Intracranial hemorrhage model for image guided treatment

Project Overview

Intracerebral hemorrhage (ICH) is a devastating form of 10-15% of stroke, affecting over 100,000 people in the USA each year. Damage from mechanical effects of the blood clot in the brain is followed by damage due to exposure to decaying blood products and edema. Several therapies have shown the capability to reduce the clot volume and thus reduce the overall neurological damage. Greater clot reduction correlates with reduced brain edema and more importantly with a reduction in long term neurological deficits. Currently the extent of clot reduction and thus treatment benefits vary significantly between patients due to lack of monitoring technology to guide clot removal while maintaining a safety profile against re-hemorrhage.

In current practice, a catheter is placed into the deep end of the clot using stereotactic guidance from a previously acquired CT image. rtPA is administered in moderate doses (1 ml) approximately every 8 hours over 1-3 days and the portion of the clot that dissolves is allowed to drain. . Monitoring would provide the confidence needed to shorten the treatment duration, and increase the amount of clot removed in many victims.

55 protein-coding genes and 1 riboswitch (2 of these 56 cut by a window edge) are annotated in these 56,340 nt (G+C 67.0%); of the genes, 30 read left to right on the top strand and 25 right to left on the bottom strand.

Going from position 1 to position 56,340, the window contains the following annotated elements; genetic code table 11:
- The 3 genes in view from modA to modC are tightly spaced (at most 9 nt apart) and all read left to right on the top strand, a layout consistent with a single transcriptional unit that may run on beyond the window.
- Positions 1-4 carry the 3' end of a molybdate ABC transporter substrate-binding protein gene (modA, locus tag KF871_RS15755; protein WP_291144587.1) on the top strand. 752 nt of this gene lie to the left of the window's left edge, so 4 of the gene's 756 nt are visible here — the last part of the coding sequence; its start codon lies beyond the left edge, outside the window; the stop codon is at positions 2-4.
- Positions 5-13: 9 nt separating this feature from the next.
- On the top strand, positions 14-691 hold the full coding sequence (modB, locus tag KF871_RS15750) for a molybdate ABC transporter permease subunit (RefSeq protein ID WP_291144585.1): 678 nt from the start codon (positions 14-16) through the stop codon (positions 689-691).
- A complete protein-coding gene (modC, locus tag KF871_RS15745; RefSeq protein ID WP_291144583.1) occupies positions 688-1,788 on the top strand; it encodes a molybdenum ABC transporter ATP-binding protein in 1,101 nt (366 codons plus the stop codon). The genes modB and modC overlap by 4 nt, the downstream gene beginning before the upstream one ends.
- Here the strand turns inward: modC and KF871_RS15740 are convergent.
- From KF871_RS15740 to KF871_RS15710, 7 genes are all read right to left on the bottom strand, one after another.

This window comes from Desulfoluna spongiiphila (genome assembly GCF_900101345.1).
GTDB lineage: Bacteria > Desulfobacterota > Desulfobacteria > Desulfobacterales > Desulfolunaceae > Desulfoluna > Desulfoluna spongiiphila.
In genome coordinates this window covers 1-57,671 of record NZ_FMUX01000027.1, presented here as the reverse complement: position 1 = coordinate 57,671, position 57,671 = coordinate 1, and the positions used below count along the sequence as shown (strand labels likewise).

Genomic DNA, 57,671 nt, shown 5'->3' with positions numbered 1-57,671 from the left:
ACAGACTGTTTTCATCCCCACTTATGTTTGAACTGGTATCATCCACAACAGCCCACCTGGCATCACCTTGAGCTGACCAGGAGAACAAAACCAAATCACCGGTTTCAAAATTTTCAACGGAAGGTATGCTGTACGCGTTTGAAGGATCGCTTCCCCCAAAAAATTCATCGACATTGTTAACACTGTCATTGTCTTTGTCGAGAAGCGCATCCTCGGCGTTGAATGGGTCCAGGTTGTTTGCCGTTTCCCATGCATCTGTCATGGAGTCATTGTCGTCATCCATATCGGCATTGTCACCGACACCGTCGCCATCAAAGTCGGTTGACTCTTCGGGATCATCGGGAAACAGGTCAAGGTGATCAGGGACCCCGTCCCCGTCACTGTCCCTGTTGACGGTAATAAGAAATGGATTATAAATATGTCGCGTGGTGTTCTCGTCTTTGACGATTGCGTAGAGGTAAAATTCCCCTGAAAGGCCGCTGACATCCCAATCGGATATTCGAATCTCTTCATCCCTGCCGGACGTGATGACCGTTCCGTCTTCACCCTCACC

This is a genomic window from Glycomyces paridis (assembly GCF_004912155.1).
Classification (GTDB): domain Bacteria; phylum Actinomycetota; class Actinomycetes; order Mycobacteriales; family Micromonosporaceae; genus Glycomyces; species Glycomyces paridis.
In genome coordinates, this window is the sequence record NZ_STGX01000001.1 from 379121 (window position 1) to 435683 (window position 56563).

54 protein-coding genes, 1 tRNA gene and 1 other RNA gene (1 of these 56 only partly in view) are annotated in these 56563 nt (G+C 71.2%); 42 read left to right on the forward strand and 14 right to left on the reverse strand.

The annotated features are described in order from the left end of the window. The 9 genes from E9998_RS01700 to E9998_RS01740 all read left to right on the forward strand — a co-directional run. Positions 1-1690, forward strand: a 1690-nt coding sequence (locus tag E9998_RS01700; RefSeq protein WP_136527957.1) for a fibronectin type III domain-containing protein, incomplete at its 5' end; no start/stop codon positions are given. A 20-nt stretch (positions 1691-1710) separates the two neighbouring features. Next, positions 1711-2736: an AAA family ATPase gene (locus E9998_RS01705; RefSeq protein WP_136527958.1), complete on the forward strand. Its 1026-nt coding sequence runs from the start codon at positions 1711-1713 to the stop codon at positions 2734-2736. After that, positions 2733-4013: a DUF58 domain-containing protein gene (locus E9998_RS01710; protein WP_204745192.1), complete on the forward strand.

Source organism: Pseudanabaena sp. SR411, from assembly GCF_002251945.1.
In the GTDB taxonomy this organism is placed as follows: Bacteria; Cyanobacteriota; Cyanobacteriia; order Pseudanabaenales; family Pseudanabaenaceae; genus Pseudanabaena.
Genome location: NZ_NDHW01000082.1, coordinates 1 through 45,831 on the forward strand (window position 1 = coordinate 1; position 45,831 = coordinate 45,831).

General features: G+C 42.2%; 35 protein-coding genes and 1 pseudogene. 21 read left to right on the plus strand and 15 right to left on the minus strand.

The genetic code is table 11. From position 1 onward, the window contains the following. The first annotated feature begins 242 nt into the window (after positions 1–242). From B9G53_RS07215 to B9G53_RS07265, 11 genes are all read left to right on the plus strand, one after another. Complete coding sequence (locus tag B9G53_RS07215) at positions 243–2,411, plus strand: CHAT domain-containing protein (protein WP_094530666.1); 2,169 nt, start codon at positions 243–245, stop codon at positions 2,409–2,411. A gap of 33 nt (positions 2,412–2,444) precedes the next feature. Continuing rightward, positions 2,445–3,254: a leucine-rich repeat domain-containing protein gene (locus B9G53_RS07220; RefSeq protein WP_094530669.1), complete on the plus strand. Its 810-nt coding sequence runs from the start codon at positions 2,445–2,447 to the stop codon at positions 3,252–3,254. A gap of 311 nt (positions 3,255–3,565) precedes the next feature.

We have a vision for how to guide the treatment with MRI, which can see the clot components and rtPA. We need to create a brain gel model with a blood pocket. As we administer the clot-buster and drain the lysed clot, we need the "brain" to compress upon the smaller clot.

Project Status

Team is now preparing for final testing using pig's blood and rtPA.


Team picture

Team members from left to right: Michael McGovern, John Jansky, Jin Wook Hwang, Katherine Peterson, Zachary Burmeister


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Advisor and Client